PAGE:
A History of Faith
The landscape of coastal Fife has been shaped by millennia of religious activity. As far back as Neolithic times the residents of Fife were creating spaces for worship and rituals. Carved stones, the remains of henges, and complex burials provide tantalising hints about the belief systems of the peoples of prehistoric Fife.
From the middle of the first millennium A.D. Fife was increasingly influenced by Christianity. Many of these early Christian centres were along the coast at places like Culross or the Isle of May. By the eighth century the religious settlement on the headland at Kinrymont was becoming well-known in Scotland and overseas.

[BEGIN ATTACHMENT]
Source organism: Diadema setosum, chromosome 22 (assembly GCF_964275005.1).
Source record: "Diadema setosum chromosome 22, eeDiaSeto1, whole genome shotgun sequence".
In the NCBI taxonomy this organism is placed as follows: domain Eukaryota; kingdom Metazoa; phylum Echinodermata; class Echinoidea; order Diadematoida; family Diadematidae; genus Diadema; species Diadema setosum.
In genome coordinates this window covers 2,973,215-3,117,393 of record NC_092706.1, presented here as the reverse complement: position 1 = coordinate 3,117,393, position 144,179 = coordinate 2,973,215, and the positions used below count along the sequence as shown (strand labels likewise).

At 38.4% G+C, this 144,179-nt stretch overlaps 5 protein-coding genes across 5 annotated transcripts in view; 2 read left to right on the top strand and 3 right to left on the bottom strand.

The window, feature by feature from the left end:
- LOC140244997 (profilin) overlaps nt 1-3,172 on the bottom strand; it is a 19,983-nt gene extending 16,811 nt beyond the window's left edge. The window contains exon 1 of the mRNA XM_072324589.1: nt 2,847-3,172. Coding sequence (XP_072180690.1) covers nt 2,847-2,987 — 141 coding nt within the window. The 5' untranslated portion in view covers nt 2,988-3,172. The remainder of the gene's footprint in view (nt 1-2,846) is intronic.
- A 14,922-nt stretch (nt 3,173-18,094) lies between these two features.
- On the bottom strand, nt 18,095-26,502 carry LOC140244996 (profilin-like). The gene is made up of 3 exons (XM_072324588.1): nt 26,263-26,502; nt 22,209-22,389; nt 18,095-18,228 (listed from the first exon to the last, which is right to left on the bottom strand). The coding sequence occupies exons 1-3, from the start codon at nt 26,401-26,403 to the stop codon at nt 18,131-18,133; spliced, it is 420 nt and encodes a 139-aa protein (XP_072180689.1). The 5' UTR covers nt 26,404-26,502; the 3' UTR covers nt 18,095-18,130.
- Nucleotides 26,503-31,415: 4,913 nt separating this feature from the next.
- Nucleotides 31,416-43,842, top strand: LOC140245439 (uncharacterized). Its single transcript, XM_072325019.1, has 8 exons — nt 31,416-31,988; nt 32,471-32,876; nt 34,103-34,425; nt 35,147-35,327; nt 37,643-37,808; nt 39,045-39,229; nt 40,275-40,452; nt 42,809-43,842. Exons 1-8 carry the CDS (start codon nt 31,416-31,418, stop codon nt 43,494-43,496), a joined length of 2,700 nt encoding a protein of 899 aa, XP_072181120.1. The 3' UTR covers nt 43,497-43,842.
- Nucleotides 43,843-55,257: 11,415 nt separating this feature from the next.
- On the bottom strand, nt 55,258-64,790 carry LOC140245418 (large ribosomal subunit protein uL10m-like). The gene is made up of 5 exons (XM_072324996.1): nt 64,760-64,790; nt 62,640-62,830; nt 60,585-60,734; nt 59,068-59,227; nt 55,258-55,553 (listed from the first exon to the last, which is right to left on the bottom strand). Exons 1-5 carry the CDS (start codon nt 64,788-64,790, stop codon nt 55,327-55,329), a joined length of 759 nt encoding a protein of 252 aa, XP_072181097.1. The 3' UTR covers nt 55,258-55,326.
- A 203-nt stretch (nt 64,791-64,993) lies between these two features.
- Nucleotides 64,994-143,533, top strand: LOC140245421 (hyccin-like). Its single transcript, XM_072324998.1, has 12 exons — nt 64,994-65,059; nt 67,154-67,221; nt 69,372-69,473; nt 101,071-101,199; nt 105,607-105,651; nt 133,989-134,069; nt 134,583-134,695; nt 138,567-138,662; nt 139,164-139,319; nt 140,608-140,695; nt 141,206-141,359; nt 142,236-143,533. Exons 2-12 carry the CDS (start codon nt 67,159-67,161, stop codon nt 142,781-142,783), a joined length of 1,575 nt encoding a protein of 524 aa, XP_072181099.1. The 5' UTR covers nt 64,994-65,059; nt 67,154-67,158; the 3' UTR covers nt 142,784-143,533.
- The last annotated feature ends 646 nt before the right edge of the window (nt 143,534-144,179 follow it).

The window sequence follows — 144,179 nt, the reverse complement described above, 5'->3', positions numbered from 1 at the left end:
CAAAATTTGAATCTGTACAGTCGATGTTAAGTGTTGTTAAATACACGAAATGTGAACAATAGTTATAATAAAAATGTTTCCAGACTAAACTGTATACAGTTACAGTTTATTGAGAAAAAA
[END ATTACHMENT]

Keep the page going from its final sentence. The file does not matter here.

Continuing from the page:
During the early Middle Ages the churchmen at Kinrymont acquired bones and a tooth which they believed were from Jesus’s apostle Andrew. The religious site was renamed St Andrews in his honour and became an important centre for pilgrimage. St Andrews came to be regarded as the religious capital of Scotland, and by the late Middle Ages was praised as the ‘lady and mistress of the whole kingdom’. In the 1470s the bishops of St Andrews were promoted to become archbishops. Meanwhile St Andrews Cathedral was the largest building ever constructed in medieval Scotland. During the fifteenth century St Andrews also became home to Scotland’s first ever university – which was intended to further ‘divine and human learning’ among Scottish churchmen.